LAKE GEORGE - As Warren County and local officials negotiated the buyout of the town of Lake George's interest in the Gaslight Village/West Brook Environmental Park project, it was agreed the village government would take over management of the 2.5-acre festival space which is now to be devoid of the Cavalcade of Cars building.
In the negotiations, mayor Robert M. Blais proposed the village oversee the park maintenance and promote its use for events, an idea which was accepted by the county.
Last week, the county approved in concept a plan which would double the village's 19 percent stake to 38 percent in the West Brook Park and festival space after it took over the town government's 19 percent share.
For years, the village has utilized its parks, parking lots and streets to accommodate a variety of events and promote new ones. Annually, Americade, Adirondack Nationals Car Show, Eastern States Tow Truck Show, Lake George Area boat dealers, three craft shows and several music festivals are among those that regularly use village properties.
Blais told county supervisors he anticipates revenues from renting the festival space will initially cover the county's and village's cost of maintaining the park, estimated to be about $33,000 annually.
Town officials endorsed a buyout of their share of the project for $210,000 because they have estimated the project will not generate revenue to meet expenses after the main selling point of the space, the Cavalcade of Cars building, is torn down and replaced with 18 grassy parking spaces.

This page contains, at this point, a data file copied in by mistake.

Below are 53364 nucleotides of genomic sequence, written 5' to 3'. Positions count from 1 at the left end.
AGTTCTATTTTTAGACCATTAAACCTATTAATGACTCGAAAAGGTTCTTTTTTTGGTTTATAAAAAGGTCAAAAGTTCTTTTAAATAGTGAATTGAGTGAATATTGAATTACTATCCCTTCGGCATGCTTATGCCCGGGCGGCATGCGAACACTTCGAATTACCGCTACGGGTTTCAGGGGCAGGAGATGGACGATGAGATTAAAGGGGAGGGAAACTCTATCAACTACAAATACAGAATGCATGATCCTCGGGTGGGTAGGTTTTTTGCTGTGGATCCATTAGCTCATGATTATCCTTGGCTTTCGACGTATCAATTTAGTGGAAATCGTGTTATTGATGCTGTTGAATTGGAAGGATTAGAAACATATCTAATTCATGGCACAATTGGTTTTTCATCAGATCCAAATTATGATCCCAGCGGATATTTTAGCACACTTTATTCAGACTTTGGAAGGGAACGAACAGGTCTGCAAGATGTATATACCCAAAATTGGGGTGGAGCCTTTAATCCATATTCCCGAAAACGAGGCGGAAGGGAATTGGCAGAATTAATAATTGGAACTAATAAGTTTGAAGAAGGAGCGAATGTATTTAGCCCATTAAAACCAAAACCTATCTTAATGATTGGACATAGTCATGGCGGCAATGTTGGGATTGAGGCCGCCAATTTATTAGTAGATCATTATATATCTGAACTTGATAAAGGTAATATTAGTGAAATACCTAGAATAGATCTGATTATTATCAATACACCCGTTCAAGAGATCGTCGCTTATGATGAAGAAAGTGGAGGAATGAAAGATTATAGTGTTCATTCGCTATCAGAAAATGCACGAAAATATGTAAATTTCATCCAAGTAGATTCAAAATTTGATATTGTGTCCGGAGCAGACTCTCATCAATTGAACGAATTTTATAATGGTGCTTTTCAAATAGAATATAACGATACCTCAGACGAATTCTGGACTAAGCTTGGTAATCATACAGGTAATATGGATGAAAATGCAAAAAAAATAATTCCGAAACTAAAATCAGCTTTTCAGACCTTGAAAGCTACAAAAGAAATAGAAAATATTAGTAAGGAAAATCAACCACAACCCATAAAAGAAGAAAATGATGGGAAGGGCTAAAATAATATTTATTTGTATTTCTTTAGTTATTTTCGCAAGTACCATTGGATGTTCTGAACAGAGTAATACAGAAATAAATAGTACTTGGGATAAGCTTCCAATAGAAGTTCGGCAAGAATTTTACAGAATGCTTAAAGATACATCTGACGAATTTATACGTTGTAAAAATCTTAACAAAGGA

Tourism experts publicly said they were enthusiastic about marketing the festival space, which is now to be a field. Privately, they said marketing an event venue on the space would generate more revenue and bring more economic activity into the village.
Blais said the village board will devise plans to market the space with the help of Michael Consuelo of the Lake George Regional Convention and Visitors Bureau. Elvis Festivals; an Oktoberfest; cars, trucks, and trailer shows; a circus; and music festivals should all be interested in using the space.
Blais said initial plans may call for leaving the concrete floor of the Cavalcade of Cars in place, while erecting lighting and appropriate "Welcome" signage and a marquee.
But Peter Bauer of The Fund for Lake George said last week the pad and its footing would be entirely removed. The final agreement, however, which covers such details, had yet to be signed as of Tuesday.
A rest room building, constructed with grant funding, should be able to service both the park and festival space, Blais said. A new entrance off Beach Road will also be constructed to encourage pedestrians to visit the site.
Blais said he envisions the village will retrofit its existing portable stage to accommodate musical groups on the festival space as well.
Users will be charged based on what similar open spaces charge as well as for utilizing additional services such as electricity, staging, security, garbage collection, etc. The village also anticipates using the space to park vehicles during their fireworks shows, holiday weekends and other special events.
"I believe the location near our beautiful lake, along with the name recognition of Lake George and our variety of accommodations, will encourage new events to use the space," the mayor said.
Blais said he is also seeking to choose an appropriate name for the festival space, and he encourages citizens to submit suggestions to village officials.